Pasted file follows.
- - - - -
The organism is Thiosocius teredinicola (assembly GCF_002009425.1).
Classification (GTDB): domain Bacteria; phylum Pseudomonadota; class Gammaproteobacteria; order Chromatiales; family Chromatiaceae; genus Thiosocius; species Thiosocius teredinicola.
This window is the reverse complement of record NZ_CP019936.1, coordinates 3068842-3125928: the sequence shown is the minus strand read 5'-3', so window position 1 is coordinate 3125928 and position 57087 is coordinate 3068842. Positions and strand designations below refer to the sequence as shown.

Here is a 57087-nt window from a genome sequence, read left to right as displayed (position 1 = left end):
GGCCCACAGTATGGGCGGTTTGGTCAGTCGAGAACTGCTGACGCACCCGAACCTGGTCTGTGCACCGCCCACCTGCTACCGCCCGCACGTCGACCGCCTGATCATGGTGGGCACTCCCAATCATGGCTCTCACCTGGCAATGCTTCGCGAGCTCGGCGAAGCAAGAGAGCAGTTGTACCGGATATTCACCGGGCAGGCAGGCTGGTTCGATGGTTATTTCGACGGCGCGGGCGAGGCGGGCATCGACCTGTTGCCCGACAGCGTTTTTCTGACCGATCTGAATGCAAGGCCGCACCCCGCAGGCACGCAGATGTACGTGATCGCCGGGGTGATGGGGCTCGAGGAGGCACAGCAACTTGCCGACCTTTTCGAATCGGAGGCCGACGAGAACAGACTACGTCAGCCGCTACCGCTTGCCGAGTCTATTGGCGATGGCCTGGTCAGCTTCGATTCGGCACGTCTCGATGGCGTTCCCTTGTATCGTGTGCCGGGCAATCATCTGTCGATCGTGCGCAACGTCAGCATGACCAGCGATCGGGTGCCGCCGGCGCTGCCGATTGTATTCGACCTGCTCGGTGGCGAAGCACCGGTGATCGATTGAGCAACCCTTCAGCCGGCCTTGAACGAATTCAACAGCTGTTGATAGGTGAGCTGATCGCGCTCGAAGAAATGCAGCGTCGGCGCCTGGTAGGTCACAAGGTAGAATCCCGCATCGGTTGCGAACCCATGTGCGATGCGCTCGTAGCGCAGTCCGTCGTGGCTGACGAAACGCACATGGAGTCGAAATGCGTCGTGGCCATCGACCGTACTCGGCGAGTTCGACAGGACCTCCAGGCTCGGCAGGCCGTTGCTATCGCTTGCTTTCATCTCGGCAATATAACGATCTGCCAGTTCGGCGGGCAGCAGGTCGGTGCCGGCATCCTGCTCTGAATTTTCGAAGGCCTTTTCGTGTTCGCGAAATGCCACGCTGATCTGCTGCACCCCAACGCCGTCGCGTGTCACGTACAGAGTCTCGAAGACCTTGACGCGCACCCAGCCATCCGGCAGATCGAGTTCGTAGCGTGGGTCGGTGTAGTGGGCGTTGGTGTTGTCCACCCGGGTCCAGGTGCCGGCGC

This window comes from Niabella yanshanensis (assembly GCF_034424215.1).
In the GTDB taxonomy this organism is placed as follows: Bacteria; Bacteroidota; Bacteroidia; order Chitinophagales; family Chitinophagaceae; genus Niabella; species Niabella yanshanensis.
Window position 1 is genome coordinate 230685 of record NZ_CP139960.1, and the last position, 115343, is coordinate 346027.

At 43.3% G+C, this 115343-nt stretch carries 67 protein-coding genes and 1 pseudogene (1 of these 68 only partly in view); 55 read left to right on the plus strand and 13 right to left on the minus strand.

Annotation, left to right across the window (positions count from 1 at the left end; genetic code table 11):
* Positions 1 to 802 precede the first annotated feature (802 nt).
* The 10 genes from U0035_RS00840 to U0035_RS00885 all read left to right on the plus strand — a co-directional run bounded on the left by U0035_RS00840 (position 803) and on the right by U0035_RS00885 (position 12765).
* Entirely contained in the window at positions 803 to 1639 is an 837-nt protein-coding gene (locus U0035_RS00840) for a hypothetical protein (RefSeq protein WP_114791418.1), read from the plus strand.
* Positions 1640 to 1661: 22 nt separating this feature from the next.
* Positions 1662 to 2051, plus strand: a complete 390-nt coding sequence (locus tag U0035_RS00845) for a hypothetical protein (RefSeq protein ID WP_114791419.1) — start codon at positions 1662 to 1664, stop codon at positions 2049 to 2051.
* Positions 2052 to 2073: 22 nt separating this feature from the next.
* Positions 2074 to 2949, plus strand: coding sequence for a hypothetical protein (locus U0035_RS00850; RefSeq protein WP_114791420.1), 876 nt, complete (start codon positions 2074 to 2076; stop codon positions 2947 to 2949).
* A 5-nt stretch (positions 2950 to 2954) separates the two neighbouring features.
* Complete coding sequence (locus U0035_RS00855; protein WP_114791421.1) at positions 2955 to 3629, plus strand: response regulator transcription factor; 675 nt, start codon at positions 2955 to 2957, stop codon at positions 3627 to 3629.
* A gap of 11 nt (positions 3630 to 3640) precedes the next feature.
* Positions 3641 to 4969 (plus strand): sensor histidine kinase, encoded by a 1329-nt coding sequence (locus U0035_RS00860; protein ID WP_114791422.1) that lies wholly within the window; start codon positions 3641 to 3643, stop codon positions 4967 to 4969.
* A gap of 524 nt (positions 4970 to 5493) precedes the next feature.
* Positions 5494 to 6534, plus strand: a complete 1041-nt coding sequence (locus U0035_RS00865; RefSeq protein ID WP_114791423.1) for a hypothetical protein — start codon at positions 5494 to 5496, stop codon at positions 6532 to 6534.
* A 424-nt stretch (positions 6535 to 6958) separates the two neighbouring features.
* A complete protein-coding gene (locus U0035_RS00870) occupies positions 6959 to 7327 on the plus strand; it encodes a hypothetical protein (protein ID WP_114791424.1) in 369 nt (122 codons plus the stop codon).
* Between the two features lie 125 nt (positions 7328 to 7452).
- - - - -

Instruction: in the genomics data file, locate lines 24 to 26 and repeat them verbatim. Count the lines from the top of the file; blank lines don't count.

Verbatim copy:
* A 424-nt stretch (positions 6535 to 6958) separates the two neighbouring features.
* A complete protein-coding gene (locus U0035_RS00870) occupies positions 6959 to 7327 on the plus strand; it encodes a hypothetical protein (protein ID WP_114791424.1) in 369 nt (122 codons plus the stop codon).
* Between the two features lie 125 nt (positions 7328 to 7452).